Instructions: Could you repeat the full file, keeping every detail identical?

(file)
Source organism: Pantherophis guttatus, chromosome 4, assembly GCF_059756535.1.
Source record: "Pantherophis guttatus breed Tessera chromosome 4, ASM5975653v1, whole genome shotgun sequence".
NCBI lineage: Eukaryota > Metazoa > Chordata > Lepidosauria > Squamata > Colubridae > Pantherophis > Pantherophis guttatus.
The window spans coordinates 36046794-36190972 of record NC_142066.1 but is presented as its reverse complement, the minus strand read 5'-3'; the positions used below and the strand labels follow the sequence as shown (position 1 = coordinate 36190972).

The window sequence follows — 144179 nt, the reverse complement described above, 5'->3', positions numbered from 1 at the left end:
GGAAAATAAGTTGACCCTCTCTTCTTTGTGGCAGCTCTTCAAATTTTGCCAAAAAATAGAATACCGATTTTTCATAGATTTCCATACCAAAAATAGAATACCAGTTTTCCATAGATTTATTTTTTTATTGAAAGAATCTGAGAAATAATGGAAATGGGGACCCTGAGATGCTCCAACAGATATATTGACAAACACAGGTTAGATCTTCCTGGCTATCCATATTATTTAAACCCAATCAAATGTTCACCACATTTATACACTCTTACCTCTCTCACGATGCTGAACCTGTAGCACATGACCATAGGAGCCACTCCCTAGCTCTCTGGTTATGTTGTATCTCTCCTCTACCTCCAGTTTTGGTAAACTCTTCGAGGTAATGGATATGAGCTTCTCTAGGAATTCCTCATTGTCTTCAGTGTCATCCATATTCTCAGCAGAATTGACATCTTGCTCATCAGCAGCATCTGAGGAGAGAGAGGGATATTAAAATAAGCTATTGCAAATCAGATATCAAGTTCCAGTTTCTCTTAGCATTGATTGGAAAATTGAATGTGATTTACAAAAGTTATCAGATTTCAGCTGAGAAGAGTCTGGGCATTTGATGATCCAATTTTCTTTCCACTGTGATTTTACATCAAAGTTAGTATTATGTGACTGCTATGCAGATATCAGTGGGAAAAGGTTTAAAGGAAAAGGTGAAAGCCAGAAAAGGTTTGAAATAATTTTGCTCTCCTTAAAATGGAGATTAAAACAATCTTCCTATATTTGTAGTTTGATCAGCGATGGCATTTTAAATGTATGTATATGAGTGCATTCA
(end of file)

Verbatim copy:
Source organism: Pantherophis guttatus, chromosome 4, assembly GCF_059756535.1.
Source record: "Pantherophis guttatus breed Tessera chromosome 4, ASM5975653v1, whole genome shotgun sequence".
NCBI lineage: Eukaryota > Metazoa > Chordata > Lepidosauria > Squamata > Colubridae > Pantherophis > Pantherophis guttatus.
The window spans coordinates 36046794-36190972 of record NC_142066.1 but is presented as its reverse complement, the minus strand read 5'-3'; the positions used below and the strand labels follow the sequence as shown (position 1 = coordinate 36190972).

The window sequence follows — 144179 nt, the reverse complement described above, 5'->3', positions numbered from 1 at the left end:
GGAAAATAAGTTGACCCTCTCTTCTTTGTGGCAGCTCTTCAAATTTTGCCAAAAAATAGAATACCGATTTTTCATAGATTTCCATACCAAAAATAGAATACCAGTTTTCCATAGATTTATTTTTTTATTGAAAGAATCTGAGAAATAATGGAAATGGGGACCCTGAGATGCTCCAACAGATATATTGACAAACACAGGTTAGATCTTCCTGGCTATCCATATTATTTAAACCCAATCAAATGTTCACCACATTTATACACTCTTACCTCTCTCACGATGCTGAACCTGTAGCACATGACCATAGGAGCCACTCCCTAGCTCTCTGGTTATGTTGTATCTCTCCTCTACCTCCAGTTTTGGTAAACTCTTCGAGGTAATGGATATGAGCTTCTCTAGGAATTCCTCATTGTCTTCAGTGTCATCCATATTCTCAGCAGAATTGACATCTTGCTCATCAGCAGCATCTGAGGAGAGAGAGGGATATTAAAATAAGCTATTGCAAATCAGATATCAAGTTCCAGTTTCTCTTAGCATTGATTGGAAAATTGAATGTGATTTACAAAAGTTATCAGATTTCAGCTGAGAAGAGTCTGGGCATTTGATGATCCAATTTTCTTTCCACTGTGATTTTACATCAAAGTTAGTATTATGTGACTGCTATGCAGATATCAGTGGGAAAAGGTTTAAAGGAAAAGGTGAAAGCCAGAAAAGGTTTGAAATAATTTTGCTCTCCTTAAAATGGAGATTAAAACAATCTTCCTATATTTGTAGTTTGATCAGCGATGGCATTTTAAATGTATGTATATGAGTGCATTCA